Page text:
Yie Foung is a former Designated Requestor at Live On New York, and currently works closely with donor families. She spoke with Dr. Heidi Horsley, the Executive Director of the Open to Hope Foundation, during the Association for Death Education and Counseling conference. “A lot of my work is working with bereaved families,” she explains. She helps them commit to the recipient, as well as to connect with services and programs to support their own journey in this process. She works with donor’s families who are experiencing the process of solid tissue as well as organ donations.

She’s committed to making sure that the donor’s gift of life is respected. The other half of her job is to make sure that bereaved families continue receiving support as long as necessary. Dr. Horsley has experience with donor families, too, and points out that many times the only light families see during bereavement is that their loves one’s donation was able to save so many lives.

The Gift of Life

“Families don’t get a choice of losing their loved one,” Foung says. However, they do have some choice in how they make more meaning from that loss. While there are ways to request having your organs/tissues donated in death, in many cases it’s ultimately the decision of your family. That’s why open, honest conversations about your wishes—as well as having those wishes easily accessible in writing—is so important.

Studies show that families who can make meaning out of their loss experience a healthier bereavement period. These families are joining a large community of “Donor families.” Foung is a registered donor, and says that although it’s tough to talk about loss in the Chinese culture, it was important for her to talk about her wishes.


Heidi Horsley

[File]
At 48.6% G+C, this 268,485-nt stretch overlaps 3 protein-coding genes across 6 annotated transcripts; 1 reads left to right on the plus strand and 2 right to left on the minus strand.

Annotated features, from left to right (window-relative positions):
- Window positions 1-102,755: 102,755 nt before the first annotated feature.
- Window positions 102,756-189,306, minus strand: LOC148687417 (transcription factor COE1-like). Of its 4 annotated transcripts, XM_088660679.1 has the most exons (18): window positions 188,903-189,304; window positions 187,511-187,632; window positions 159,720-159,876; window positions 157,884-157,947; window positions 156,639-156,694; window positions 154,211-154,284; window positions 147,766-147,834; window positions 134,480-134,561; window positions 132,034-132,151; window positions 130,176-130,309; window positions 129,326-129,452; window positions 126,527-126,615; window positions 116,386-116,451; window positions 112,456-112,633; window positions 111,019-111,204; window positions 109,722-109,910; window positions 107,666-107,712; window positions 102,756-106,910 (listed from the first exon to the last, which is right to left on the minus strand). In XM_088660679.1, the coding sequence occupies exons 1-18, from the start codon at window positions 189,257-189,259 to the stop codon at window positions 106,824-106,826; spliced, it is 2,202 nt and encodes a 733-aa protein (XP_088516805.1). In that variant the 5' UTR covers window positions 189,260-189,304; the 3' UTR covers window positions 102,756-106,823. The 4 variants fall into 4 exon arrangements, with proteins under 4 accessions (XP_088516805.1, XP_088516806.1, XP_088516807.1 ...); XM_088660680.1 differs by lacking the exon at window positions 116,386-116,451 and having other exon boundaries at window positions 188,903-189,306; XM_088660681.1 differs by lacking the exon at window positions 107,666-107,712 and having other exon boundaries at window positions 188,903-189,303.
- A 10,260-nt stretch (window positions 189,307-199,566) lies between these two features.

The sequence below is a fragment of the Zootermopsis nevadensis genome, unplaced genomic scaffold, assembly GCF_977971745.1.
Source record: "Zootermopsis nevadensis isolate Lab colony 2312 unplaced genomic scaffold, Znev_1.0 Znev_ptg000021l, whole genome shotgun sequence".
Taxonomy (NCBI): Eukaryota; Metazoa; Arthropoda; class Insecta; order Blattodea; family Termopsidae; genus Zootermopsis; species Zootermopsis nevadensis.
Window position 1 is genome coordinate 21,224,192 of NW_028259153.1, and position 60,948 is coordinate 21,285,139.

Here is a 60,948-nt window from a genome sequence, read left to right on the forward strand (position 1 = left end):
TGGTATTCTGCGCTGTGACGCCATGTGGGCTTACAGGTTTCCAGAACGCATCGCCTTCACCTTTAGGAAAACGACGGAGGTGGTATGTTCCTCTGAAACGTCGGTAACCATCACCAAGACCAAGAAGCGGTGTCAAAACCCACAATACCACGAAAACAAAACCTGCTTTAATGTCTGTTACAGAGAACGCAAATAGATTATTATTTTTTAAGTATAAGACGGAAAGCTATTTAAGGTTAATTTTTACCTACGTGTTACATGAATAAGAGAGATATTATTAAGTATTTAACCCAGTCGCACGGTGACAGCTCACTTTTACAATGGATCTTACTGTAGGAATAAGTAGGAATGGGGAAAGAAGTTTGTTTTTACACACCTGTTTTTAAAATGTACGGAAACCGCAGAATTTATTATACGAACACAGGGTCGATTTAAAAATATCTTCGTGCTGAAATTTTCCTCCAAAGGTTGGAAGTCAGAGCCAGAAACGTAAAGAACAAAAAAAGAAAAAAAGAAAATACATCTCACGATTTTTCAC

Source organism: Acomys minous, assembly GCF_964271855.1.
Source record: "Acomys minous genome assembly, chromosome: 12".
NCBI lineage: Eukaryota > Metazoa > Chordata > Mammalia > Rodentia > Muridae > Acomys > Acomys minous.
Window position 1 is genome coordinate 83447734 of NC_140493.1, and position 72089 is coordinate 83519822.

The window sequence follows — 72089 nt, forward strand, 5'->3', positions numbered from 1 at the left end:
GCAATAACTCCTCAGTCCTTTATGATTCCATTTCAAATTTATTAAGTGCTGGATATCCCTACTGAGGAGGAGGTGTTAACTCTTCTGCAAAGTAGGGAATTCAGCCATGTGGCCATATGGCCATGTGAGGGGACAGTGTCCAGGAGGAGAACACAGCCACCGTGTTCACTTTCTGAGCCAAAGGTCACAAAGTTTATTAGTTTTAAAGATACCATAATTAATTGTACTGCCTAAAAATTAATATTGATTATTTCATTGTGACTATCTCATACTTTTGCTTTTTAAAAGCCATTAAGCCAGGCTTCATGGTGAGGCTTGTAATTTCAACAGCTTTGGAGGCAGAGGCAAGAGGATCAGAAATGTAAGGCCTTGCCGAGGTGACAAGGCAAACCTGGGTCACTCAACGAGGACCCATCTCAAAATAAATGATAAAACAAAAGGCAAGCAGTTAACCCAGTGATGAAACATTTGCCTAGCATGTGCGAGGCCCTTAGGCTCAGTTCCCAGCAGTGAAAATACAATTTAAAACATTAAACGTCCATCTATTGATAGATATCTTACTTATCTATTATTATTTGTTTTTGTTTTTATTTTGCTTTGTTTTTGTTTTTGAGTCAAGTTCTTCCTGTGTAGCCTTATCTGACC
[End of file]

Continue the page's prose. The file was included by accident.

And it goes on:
Dr. Heidi Horsley is an international grief expert, licensed psychologist, and social worker. She is the Executive Director and Co-Founder of the Open to Hope Foundation, one of the largest internet grief resources, with over 2 million yearly visitors. She hosts the award-winning Open to Hope cable television show and podcast. Dr. Heidi is an adjunct professor at Columbia University. She serves on the ​National Board of Directors for The Compassionate Friends, the largest peer to peer support organization in the world. She also serves on the National Advisory Board for the Tragedy Assistance Program for Survivors (TAPS). TAPS has served over 50,000 military families who have suffered a loss. In addition, she serves on the National Advisory Board for the Elisabeth Kubler-Ross Foundation, and the Children's Brain Tumor Foundation. Dr. Heidi is on the VIP section of Marquis Who's Who in America, Madison Who's Who, and Who's Who of American Women. Dr. Heidi has co-authored eight books, including; Spouse Loss; Fresh Grief; Inspirational Stories for Handling the Holidays After Loss; Inspirational Stories of Healing After Loss; Real Men Do Cry; A Quarterbacks Inspiring Story of Tackling Depression & Surviving Suicide; Teen Grief Relief: Parenting with Understanding Support and Guidance; and Signs and Hope From Heaven. She has appeared on the ABC television show 20/20, has been interviewed by numerous media outlets, and has been a guest on hundreds of radio shows as well as quoted in dozens of media publications, including the Metro World News, Washington Post, Time Magazine, Newsday, Money Magazine, and New York Daily News. Dr. Heidi is also the author of numerous articles and academic book chapters. Dr. Heidi gives keynotes, presentations, and workshops throughout the country, and teaches continuing education workshops for health care professionals on support following trauma and tragedy. For 10 yrs., Dr. Heidi worked as a co-investigator for the FDNY-Columbia University Family Guidance Program; a study which looked at traumatic loss in families of firefighters killed in the 9/11 World Trade Center attacks. Through this 9/11 study, Dr. Heidi provided ongoing intervention and follow-up to firefighter widows and their children, and facilitated groups for bereaved siblings. In addition, Dr. Heidi supervised the school social work staff at Harlem Democracy Charter Schools in NYC for four years. Dr. Heidi's early career included work in a variety of clinical settings, including; Manhattan Psychiatric Center, California Pacific Medical Center Psychiatry Dept., University of San Francisco Mental Health Clinic, St. Lukes-Roosevelt Hospital Psychiatry Dept., and Hope Haven Residential Treatment Center in New Orleans. Her doctoral dissertation was on the sudden death of a sibling. Her academic credentials include a doctorate in Psychology (PsyD) from the University of San Francisco; a Masters degree in social work (LMSW) from Columbia University, and a Masters degree in mental health counseling (MS) from Loyola University, in New Orleans. Dr. Heidi splits her time between NYC and Tucson AZ.

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